God is light
Astronomers spend much time speculating on the future of the universe. Untold amounts of money have been thrown at research efforts designed to discover every possible piece of data that might shed some light on what will occur billions of years from now. Though the very remoteness of the inevitable event makes it seem irrelevant to us mortals with only decades of life left, the fact nevertheless remains: this awesome universe will one day cease to be (Heb. 1:11-12). (God will create new heavens and a new earth to replace them, but that's another story.) Jesus reveals a breathtaking truth:
Heaven and earth will pass away, but My words will by no means pass away (Matt. 24:35).
His words retain their power forever and ever. This magnificent material universe is small change compared with the thoughts and being of the One who created it. Decades after Jesus' resurrection and ascension, the apostle John summarizes Jesus' everlasting message:
This is the message which we have heard from Him and declare to you, that God is light and in Him is no darkness at all (1 John 1:5).
Believers are marked by their unquenchable thirst to understand God more and more fully. They will constantly investigate creation to endlessly refresh their grasp of His “power and Godhead” (Rom. 1:20). They will also take biblical propositions such as John's with deadly seriousness, not to mention with boundless joy. What is meant by the phrase “God is light”? Many writers and preachers take John's statement as a metaphor-cum-simile, and conclude that to understand what he meant we must take properties of physical light as indicative of God's nature. One famous preacher said this back in the 1960s:
That means that what light is, on a physical plane, God is on every level of human experience. If you want to understand the character of God, then observe what light is. What light does, God does. What light accomplishes, God can accomplish in your life.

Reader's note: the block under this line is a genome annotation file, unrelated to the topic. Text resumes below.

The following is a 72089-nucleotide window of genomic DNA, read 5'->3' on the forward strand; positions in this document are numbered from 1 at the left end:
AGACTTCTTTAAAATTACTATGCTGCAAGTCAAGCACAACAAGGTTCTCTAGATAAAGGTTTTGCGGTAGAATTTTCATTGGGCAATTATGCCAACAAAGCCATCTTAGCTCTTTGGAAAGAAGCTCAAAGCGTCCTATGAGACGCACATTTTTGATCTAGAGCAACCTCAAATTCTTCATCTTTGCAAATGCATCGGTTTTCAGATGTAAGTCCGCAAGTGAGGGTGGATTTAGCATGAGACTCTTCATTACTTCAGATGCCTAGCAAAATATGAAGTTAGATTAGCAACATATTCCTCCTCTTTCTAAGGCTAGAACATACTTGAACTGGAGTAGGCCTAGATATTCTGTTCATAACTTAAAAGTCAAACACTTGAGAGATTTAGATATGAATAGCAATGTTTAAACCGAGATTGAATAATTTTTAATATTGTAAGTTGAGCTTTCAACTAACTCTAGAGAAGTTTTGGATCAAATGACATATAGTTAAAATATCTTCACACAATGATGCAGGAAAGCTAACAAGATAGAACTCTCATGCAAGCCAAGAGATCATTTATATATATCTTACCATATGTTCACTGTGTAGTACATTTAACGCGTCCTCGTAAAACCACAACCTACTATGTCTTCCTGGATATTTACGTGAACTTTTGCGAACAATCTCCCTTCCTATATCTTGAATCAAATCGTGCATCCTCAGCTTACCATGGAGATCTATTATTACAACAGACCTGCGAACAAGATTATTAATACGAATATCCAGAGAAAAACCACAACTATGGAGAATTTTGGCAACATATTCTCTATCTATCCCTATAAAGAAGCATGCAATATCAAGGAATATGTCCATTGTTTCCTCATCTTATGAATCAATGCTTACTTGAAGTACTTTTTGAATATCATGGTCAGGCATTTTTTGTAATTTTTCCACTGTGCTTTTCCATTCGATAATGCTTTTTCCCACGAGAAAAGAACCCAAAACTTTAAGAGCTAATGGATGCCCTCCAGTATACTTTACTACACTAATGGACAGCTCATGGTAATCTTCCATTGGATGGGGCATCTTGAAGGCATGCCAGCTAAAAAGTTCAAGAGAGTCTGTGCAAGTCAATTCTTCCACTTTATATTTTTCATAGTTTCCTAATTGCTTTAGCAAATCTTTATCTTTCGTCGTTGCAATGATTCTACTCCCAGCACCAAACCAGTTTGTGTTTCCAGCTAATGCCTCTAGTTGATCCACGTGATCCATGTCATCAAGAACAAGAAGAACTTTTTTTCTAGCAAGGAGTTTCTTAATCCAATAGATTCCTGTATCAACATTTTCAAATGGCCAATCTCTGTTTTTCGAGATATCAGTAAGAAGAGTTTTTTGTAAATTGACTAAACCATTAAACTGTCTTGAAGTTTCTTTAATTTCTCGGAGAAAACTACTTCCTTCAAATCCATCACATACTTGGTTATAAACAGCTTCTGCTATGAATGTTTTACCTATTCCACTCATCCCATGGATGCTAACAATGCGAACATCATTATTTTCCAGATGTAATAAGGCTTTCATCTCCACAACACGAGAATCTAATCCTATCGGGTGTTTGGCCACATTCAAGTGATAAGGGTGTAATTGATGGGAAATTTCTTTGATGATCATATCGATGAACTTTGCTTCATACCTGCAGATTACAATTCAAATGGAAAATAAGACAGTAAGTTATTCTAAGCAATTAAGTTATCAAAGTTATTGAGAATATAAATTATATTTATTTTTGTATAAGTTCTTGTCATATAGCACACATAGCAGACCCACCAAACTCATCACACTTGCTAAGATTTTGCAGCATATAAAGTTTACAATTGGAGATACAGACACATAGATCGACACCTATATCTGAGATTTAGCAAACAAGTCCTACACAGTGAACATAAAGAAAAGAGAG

Such well-intentioned approaches don't seem to accord with John's use of the terms “light” and “darkness”. A contextual study shows John uses light as virtually interchangeable with love:
He who loves his brother abides in the light, and there is no cause for stumbling in him (2:10).
saying that God is light seems almost identical with saying that “God is love”, just as John says explicitly in 4:8. Why, then, didn't he just say “God is love” in 1:5? Perhaps because of familiarity — we human beings can grasp the concept of light, and its opposite, darkness, more readily than we can the more fuzzy, abstract concept of love and its opposite, hatred. As we often say, the difference between two things is as great as that “between light and darkness”. In an earlier editorial we focused on the infinite scope of God's love. Here I want to dwell briefly on its symmetrical opposite, expressed in John's words, “… in Him is no darkness at all”. That darkness corresponds to hatred in this epistle is made clear in 2:9:
He who says he is in the light, and hates his brother, is in darkness until now.
You could spend many, many profitable hours meditating on the awesome truth that not a skerrick, not a stitch, not a glimmer of hatred darkens the character of God. In all of eternity He has never harbored a grudge or felt the slightest resentment towards a single human being. He has never been the slightest bit tempted to spitefully hurt a single soul — not even Satan and his minions. Let us not misunderstand. In His impeccable justice God has meted out, and will do in the day of judgment, perfect justice. Vengeance belongs to Him. Some — the impenitent — He will mercifully consign to oblivion for all eternity. Though God “hates” those who hate Him (Ps. 139:22), sighing and crying within Himself at their folly, He gets not the slightest bit of pleasure from administering condign punishment upon them. Jesus wept over the just consequences Jerusalem's inhabitants would suffer because of their perfidy (Luke 19:41). Perhaps the best illustration of the complete absence of darkness in God's character is found in 2 Peter 3:9:
The Lord is not slack concerning His promise… but is longsuffering toward us, not willing that any should perish but that all should come to repentance.
“Longsuffering” is a word that refers to the capacity to put up with human folly, stupidity, and sin. Though God is angry with the wicked every day (Ps. 7:11), He gets no pleasure at the prospect of their punishment or destruction (Ezek. 18:23). That is not to say He doesn't delight at the prospect of righting all wrongs and administering universal justice. But even His judgment is motivated by the desire to see the wicked “come to repentance”. What a God! He is as different from us as, well… light is from darkness.